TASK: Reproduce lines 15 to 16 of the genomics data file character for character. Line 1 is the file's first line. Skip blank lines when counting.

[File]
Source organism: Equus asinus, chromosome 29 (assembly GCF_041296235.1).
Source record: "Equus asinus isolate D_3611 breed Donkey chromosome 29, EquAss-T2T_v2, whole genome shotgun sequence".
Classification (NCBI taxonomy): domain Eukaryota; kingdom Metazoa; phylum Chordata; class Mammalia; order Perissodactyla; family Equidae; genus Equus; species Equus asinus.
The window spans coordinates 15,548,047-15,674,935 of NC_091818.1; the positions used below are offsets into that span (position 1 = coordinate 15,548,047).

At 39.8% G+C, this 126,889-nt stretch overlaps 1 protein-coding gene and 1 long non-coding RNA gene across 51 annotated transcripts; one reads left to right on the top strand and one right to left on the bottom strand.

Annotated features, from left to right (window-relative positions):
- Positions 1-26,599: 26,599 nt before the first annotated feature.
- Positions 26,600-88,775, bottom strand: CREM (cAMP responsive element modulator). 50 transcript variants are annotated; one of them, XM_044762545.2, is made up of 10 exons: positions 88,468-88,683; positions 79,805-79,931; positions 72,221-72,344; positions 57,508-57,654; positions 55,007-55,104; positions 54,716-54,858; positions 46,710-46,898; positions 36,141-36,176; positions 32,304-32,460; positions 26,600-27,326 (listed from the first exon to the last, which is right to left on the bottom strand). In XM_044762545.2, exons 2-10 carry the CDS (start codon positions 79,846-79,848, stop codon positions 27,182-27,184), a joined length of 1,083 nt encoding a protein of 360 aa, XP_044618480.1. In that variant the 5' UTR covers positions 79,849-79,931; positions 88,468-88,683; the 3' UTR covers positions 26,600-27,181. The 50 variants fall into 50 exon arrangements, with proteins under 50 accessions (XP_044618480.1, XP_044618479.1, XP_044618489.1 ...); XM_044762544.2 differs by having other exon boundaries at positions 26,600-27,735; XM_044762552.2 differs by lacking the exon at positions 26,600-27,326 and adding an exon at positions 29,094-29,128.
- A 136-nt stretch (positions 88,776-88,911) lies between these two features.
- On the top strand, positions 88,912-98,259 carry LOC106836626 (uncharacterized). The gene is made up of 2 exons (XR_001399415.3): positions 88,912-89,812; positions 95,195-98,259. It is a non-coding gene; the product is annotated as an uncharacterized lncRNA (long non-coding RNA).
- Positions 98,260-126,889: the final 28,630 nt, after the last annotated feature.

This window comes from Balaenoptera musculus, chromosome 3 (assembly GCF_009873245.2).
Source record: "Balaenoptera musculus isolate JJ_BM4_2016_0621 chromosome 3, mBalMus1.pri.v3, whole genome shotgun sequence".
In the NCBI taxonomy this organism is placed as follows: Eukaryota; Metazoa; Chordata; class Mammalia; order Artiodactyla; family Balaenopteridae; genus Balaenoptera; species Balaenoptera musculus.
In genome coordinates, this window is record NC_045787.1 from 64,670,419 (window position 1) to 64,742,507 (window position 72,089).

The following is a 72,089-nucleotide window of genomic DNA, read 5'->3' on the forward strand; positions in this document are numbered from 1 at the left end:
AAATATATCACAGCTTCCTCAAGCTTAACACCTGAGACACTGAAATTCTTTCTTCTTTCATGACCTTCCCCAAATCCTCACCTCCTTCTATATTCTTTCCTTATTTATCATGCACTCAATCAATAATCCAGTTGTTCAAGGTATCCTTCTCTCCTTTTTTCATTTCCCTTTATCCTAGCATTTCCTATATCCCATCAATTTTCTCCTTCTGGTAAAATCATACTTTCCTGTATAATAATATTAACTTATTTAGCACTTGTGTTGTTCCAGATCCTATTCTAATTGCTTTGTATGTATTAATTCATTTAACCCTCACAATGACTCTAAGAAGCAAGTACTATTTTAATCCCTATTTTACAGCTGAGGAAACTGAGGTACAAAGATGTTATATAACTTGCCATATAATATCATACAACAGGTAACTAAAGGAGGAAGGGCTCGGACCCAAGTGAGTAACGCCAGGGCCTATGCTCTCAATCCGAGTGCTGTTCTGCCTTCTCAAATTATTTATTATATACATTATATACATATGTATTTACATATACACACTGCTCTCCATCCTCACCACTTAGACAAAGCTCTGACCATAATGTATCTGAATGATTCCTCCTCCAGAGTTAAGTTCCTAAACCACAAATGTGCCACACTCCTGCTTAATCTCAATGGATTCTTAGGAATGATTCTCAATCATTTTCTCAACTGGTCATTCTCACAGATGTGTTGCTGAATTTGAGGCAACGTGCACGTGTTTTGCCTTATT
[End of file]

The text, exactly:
In genome coordinates, this window is record NC_045787.1 from 64,670,419 (window position 1) to 64,742,507 (window position 72,089).

The following is a 72,089-nucleotide window of genomic DNA, read 5'->3' on the forward strand; positions in this document are numbered from 1 at the left end: